17 June 2018
Review by Demitri Levantis
It was a night of much progressive and technical musicianship at The Black Heart in Camden tonight as UK Death Metal outfit De Profundis returned to their hometown to promote their recent studio album: ‘The Blinding Light of Faith.’
Once all the happy revellers had arrived in the venue early on the hot spring evening, the gig began with opening act: Concrete Age.
Originally from Russia, this band were nothing short of enjoyable, for they pulled no punches in showing how much they enjoyed playing metal. A very happy and joyous vibe echoed as the band tore out song after song on regular metal instruments, but every now and again brought out some indigenous instruments to wow the crowd in their longevity.
Concrete Age had the small but swelling crowd enjoying themselves as much as they were, so they left the stage setting the tone nicely for what was to come next.
This is Turin, a band who fuse a number of genres together under a technical mould including Hardcore, Thrash and Death.
And these fusions were certainly present, but image and feel wise – I can’t say they gave us anything to be wowed over.
I’m not saying they were terrible, This is Turin simply came on, did their thing and it was a kind of metal that tended to chug and move slowly and at a nauseas rate which is a type I simply can’t stand. You might have pleased the crowd but I came away feeling This is Turin were only half way there.
Following on from that bunch came a band who stepped in at the last minute to replace Black Metal legends Formicarius who had had to pull out from this leg of De Profundis’s tour.
Dying Vision, a band originally composed entirely of Polish immigrants and now fronted by a veteran vocalist who knew how to put on one hell of a show.
Dying Vision have been on the UK Death Metal circuit for several years now and were nothing short of brilliant in their choice as a replacement act.
Vocalist Richard Ashton had the whole crowd in the palm of his hand as he growled and rasped through odes about death, destruction and general darkness over some precision blast beats and typical or melodic DM riffs composed by some very fine guitarists.
I would say this was the band who stood out for me personally on this bill as I’d heard a lot about them and had now witnessed their magic so well done Dying Vision, you really impressed.
And now for the penultimate band: Jonestown – most likely named after the town that witnessed the mass suicide of the late seventies.
Another technically fused band all the way from Brighton, whom I could see as a the type who’d rank high on the UK Tech Fest bill. Everything was there: interesting tempo changes, extremist blast beats and vocals that roared heavily over the music and into the now large crowd.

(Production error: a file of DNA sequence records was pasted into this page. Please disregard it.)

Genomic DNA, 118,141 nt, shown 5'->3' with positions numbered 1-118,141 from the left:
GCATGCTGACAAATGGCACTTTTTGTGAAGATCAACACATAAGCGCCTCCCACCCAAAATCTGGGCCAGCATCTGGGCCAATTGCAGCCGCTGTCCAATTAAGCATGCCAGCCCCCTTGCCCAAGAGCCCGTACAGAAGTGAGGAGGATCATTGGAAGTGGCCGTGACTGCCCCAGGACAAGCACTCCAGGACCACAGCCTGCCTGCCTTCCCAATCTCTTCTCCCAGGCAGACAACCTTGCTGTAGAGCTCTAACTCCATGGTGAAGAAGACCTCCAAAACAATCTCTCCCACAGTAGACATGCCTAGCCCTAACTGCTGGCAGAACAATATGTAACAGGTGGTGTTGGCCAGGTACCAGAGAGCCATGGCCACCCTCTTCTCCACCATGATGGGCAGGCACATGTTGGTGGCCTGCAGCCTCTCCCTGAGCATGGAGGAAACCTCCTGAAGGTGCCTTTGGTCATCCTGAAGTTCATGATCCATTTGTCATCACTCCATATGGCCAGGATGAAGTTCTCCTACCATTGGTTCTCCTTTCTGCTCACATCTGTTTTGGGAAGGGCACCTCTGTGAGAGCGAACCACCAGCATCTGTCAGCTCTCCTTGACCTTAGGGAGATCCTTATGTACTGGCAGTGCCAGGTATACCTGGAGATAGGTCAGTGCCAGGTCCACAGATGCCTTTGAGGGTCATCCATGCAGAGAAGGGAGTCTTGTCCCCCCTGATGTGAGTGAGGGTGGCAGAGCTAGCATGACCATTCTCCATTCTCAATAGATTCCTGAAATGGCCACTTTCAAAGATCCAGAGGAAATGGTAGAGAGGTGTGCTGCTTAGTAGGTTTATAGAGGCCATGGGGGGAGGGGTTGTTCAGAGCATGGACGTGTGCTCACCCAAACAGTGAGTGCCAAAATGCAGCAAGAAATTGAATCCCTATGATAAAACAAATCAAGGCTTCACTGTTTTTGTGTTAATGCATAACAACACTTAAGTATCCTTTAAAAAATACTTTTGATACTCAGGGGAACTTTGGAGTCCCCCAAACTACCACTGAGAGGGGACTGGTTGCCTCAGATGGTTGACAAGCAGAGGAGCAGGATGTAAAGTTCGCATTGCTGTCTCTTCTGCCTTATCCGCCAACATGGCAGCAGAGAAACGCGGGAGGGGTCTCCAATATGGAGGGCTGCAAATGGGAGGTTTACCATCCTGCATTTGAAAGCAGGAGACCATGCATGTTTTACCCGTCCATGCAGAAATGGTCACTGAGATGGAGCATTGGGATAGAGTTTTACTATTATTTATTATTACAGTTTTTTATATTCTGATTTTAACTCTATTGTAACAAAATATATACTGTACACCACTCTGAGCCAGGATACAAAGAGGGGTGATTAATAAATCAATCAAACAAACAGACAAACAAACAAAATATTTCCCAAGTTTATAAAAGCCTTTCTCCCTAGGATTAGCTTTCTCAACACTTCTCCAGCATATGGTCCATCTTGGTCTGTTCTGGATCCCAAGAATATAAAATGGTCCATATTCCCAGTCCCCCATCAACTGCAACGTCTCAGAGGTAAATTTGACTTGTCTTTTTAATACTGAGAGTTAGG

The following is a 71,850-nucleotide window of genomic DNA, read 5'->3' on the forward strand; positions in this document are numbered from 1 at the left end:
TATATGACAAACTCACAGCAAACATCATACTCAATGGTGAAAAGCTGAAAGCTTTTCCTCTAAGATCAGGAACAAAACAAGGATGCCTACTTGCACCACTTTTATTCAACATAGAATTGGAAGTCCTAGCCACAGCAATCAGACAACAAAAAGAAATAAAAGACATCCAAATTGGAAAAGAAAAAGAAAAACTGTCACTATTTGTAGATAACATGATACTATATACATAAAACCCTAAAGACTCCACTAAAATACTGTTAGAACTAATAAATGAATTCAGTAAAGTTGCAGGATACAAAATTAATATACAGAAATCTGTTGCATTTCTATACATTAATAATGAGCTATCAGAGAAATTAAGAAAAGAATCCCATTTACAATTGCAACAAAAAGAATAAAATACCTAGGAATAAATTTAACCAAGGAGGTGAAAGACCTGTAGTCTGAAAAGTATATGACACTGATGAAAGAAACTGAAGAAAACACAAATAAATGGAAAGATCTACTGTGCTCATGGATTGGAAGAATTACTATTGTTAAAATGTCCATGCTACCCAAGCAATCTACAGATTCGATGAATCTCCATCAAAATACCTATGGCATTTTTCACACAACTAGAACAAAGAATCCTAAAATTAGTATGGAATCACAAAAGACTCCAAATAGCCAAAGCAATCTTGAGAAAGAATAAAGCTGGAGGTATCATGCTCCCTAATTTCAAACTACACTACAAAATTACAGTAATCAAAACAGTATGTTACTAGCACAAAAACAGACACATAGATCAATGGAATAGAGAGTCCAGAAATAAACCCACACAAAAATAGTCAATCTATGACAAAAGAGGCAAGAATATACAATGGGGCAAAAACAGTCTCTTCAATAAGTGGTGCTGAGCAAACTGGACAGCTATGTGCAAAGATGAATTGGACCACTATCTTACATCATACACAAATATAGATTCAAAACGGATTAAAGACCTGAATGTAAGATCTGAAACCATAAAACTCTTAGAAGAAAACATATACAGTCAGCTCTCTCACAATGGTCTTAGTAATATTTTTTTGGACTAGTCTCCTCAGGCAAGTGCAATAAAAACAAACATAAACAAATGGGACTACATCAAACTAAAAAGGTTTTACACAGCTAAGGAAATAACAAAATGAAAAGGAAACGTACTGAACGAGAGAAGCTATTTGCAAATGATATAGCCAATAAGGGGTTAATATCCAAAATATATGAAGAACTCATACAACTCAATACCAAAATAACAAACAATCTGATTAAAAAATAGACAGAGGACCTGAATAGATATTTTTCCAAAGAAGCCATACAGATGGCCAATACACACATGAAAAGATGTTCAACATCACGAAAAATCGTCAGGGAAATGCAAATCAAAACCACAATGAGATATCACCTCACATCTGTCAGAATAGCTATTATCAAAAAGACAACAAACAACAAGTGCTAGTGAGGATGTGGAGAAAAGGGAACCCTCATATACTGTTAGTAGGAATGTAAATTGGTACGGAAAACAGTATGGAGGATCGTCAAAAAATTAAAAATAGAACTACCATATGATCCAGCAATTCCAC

I’ll admit again that this band played a type of music I don’t normally listen to, but I was impressed at their ability to pull it off, even if my mind started to wander every now and again. So for all they were worth, Jonestown pleased the tech metal lovers who gathered to enjoy their lively renditions.
That was a nice pre-closer, but now the moment we’d all been waiting for.
De Profundis, a London band with over 13 years and now 5 studio albums to their name and one of the most versatile groups I’ve seen on stage in my time in this scene.
And versatile was the best phrase for them as they showcased songs from all across their discography, getting the crowd into happier and angrier frenzies that said this was going to go down as a night to remember.
De Profundis had been leaving their mark on the country, and now they’d definitely left it on the capital, and I certainly hope they’ve done so on the continent, where their tour continues.
Excellent blasted out of Tom Atherton’s drumkit and complex but wondrous guitar riffs blazed away from Paul Nazakardeh and Soikot Sengupta, and vocalist Craig Land growled his hardest to warm our inner souls in the most putrid of manners. And definitely had the crowd on his side between tracks with a fun sense of humour.
All in all, a show I don’t think anyone around me would have forgotten in a hurry and I certainly won’t. Here’s to another band who will be around on the London scene for a long time to come.